Accession Number : ADA304313
Title : An Epidemiologic Investigation of Health Effects in Air Force Personnel Following Exposure to Herbicides. Volume 4.
Descriptive Note : Rept. for May 92-May 95,
Corporate Author : SCIENCE APPLICATIONS INTERNATIONAL CORP MCLEAN VA
Personal Author(s) : Grubbe, William D. ; Wolfe, William H. ; Michalek, Joe E. ; Williams, David E. ; Lustik, Michael B.
PDF Url : ADA304313
Report Date : 02 MAY 1995
Pagination or Media Count : 427
Abstract : Chloracne, a chronic acneiform eruption with a highly specific cutaneous distribution, was first described by Von Bettman in 1897 as an occupational disease in German industrial workers. It was not until 1957 that it became recognized as a very specific consequence of exposure to chlorophenols (1,2). A recent review article summarizes the unique clinical manifestations of this skin condition (3). Early animal researchers employed the rabbit's ear as a model for assaying the effects of chloracnegenic compounds (4,5). Other experiments on hairless mice produced histopathologic changes similar to those that occur in humans exposed to tetrachlorodibenzo- p-dioxin (TCDD, or dioxin) including hyperkeratotic changes in the sebaceous follicle with plugging of the orifice, hyperkeratinization of the stratum corneum, and keratin cyst formation (6,7). The earliest descriptions of chloracne-like disease date back to the turn of the century (8). It is a relatively rare dermatitis with fewer than 4,000 cases documented world-wide (9); most cases have occurred in chemical plant workers or in victims of industrial accidents (10-13). Chronic conditions associated with severe chloracne include actinic elastosis, acne scars, and hypertrichosis (14,15). Epidermoid inclusion cysts seen in biopsy specimens are considered pathognomonic (16). The occurrence and severity of chloracne appear to be dose-related but may depend on other factors including the route of adnnnistration, age, genetic predisposition, and the presence of acne vulgaris and other dermatoses (14,17,18). More recent studies in rats have documented that the extent of dermal absorption is inversely related to age (19). This observation may be relevant to the finding in the industrial explosion at Seveso, Italy, that most cases (170 of 193 exposed) of chloracne occurred in children (10,11,13).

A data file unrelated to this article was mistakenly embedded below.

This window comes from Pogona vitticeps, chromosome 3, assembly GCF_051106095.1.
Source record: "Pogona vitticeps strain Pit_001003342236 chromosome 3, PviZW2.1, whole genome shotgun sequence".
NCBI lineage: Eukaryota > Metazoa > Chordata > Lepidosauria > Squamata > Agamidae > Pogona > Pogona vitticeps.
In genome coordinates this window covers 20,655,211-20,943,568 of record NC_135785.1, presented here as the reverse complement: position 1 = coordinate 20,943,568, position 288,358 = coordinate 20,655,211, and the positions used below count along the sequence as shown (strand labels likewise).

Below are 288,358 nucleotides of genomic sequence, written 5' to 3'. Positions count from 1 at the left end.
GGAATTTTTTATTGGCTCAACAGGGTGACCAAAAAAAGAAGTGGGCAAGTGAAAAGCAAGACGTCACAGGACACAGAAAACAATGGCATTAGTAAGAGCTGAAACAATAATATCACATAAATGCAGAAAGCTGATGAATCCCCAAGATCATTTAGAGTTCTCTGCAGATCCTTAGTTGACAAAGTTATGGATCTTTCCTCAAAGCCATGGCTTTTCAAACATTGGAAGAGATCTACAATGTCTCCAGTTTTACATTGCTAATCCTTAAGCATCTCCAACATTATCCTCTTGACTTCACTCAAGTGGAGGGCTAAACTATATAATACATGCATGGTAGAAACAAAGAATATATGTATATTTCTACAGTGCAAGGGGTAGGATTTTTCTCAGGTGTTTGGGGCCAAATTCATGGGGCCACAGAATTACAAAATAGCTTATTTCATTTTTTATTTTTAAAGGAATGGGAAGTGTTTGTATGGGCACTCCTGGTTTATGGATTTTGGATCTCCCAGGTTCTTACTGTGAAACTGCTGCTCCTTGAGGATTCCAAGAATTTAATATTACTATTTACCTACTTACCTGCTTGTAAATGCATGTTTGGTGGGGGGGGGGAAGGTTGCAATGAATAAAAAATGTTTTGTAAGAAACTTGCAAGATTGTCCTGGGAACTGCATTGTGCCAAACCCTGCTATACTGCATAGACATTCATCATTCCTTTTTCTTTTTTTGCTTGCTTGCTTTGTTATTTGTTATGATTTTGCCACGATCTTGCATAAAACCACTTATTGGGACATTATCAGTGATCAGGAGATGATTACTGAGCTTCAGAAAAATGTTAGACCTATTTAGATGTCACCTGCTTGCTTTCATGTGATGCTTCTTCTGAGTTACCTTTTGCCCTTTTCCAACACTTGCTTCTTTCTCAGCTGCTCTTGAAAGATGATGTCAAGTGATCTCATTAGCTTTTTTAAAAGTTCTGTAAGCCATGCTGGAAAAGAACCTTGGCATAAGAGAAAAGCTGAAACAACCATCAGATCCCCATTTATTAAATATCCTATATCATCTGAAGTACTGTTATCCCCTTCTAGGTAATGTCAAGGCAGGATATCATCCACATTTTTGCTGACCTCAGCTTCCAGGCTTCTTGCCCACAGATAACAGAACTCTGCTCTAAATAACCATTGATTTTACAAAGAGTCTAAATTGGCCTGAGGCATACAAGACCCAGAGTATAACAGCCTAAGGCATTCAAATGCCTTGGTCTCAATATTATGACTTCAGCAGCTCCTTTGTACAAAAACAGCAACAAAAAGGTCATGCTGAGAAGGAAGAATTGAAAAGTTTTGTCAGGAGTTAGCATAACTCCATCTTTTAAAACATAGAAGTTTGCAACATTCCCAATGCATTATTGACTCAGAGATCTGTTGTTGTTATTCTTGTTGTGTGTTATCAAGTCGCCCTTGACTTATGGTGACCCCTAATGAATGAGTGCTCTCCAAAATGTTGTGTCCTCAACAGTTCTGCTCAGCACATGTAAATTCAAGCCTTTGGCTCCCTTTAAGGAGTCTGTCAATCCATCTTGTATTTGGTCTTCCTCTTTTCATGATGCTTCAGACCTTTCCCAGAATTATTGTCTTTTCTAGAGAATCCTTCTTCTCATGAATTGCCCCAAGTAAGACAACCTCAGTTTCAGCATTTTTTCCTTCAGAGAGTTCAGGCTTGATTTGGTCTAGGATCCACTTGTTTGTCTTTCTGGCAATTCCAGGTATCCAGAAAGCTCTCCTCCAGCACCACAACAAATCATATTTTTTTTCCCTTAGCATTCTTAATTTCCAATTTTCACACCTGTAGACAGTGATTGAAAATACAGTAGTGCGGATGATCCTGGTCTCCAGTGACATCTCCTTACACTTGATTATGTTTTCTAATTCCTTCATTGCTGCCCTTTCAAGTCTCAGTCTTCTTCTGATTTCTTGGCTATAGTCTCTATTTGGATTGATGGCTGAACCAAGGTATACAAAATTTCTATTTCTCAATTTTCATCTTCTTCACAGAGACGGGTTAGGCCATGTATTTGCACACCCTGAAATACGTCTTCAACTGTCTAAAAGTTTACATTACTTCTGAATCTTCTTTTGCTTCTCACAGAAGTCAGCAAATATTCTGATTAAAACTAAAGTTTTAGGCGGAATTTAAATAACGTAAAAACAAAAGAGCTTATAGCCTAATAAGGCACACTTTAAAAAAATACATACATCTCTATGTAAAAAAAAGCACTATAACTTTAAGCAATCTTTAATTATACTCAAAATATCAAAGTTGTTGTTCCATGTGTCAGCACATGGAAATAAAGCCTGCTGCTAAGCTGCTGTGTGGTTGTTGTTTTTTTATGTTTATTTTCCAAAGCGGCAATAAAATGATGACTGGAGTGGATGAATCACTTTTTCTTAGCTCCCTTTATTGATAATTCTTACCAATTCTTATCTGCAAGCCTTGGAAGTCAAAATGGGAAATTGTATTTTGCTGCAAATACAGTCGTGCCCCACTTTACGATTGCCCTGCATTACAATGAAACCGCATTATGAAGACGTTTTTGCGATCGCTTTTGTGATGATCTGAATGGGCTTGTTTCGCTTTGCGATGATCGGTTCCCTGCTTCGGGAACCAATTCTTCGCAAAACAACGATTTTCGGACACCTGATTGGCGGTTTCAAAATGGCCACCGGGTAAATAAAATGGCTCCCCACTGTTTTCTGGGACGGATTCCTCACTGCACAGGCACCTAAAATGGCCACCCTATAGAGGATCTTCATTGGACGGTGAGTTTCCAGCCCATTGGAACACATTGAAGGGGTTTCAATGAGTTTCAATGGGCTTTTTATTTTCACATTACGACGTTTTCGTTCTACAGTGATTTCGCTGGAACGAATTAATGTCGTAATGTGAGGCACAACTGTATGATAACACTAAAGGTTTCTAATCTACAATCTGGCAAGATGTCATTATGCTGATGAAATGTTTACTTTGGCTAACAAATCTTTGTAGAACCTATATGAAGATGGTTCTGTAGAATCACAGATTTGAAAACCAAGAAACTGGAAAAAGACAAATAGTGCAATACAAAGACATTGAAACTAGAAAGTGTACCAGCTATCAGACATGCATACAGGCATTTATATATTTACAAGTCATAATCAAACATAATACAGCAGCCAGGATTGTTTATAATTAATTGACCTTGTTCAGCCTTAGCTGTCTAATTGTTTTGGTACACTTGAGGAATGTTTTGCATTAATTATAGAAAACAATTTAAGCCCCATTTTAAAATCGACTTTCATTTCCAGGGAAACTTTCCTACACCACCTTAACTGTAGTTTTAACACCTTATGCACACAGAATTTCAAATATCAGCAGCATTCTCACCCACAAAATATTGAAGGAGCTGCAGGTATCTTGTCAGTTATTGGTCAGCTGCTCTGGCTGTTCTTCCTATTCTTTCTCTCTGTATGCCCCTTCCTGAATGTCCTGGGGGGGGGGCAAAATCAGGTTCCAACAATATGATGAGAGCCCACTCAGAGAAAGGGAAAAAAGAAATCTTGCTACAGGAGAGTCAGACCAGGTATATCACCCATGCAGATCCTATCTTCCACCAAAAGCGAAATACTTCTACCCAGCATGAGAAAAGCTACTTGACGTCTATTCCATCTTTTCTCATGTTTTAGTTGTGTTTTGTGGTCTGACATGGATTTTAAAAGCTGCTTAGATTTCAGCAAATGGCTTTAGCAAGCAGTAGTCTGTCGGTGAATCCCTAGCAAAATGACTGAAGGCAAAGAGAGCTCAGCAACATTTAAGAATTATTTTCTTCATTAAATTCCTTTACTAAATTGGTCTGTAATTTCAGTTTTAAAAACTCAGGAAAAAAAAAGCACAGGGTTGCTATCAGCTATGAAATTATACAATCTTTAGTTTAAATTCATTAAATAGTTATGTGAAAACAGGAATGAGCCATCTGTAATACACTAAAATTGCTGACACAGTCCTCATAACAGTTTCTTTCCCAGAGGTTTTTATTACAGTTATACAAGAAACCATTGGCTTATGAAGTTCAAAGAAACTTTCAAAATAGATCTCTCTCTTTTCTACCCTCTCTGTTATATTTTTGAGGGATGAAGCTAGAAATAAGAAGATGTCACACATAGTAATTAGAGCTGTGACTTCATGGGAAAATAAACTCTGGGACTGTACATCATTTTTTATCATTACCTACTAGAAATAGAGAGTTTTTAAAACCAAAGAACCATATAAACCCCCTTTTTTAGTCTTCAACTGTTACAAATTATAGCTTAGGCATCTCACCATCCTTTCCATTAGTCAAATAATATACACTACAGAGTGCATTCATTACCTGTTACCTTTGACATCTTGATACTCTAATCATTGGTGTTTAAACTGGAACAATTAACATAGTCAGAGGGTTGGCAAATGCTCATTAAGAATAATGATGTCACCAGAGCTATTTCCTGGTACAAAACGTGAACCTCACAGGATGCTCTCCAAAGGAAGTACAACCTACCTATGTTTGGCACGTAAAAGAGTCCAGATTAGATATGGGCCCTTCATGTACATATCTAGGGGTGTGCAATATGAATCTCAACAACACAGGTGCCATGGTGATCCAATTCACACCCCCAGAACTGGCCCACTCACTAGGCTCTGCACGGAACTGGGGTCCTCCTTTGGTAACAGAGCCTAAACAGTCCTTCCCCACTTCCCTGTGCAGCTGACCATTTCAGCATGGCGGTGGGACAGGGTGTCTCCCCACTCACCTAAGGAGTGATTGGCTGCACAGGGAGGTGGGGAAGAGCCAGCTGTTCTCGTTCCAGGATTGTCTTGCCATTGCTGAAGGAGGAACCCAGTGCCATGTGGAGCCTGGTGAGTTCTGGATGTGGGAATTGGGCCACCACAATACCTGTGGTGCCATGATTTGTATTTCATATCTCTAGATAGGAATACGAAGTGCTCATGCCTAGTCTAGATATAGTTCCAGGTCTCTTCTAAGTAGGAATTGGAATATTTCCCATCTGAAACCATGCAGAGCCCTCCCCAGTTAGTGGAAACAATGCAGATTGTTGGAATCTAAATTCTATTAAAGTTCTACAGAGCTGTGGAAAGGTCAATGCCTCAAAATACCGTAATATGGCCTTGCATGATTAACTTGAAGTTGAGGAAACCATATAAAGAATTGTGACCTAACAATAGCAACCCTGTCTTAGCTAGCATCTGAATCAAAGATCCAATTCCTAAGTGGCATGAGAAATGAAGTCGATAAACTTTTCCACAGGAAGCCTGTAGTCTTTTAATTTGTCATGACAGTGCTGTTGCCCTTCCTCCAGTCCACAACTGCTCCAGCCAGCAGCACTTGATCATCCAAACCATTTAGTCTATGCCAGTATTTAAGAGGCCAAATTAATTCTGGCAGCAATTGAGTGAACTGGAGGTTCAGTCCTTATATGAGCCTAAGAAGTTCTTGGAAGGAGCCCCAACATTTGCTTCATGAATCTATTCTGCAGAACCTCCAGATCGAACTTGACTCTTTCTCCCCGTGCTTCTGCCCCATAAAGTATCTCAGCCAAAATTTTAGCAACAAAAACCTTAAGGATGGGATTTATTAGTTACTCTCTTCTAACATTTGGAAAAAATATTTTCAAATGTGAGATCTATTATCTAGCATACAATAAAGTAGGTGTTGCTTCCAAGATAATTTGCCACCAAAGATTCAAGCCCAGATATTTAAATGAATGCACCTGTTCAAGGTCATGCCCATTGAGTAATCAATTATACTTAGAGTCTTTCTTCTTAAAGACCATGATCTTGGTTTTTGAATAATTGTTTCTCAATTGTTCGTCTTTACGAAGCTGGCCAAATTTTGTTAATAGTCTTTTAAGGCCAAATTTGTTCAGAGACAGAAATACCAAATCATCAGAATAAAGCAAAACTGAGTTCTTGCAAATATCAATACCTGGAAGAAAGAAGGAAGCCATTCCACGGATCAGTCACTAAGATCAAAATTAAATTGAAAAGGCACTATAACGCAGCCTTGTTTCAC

Descriptors : *HEALTH, *AIR FORCE PERSONNEL, *EPIDEMIOLOGY, *HERBICIDES, *DIOXINS, INDUSTRIES, RATS, DISTRIBUTION, HUMANS, EXPLOSIONS, CASUALTIES, ITALY, ANIMALS, PERSONNEL, ABSORPTION, INDUSTRIAL PLANTS, ASSAYING, SKIN(ANATOMY), CHILDREN, EAR, GERMANY(EAST AND WEST), HISTOPATHOLOGY, EPIDERMIS, RABBITS, BIOPSY, CHEMICAL INDUSTRY, ORIFICES, ACCIDENTS, SKIN DISEASES, INDUSTRIAL PERSONNEL, PLUGGING, OCCUPATIONAL DISEASES, CYSTS, ACNE, KERATINIZATION, SCARS.
Subject Categories : Medicine and Medical Research
Distribution Statement : APPROVED FOR PUBLIC RELEASE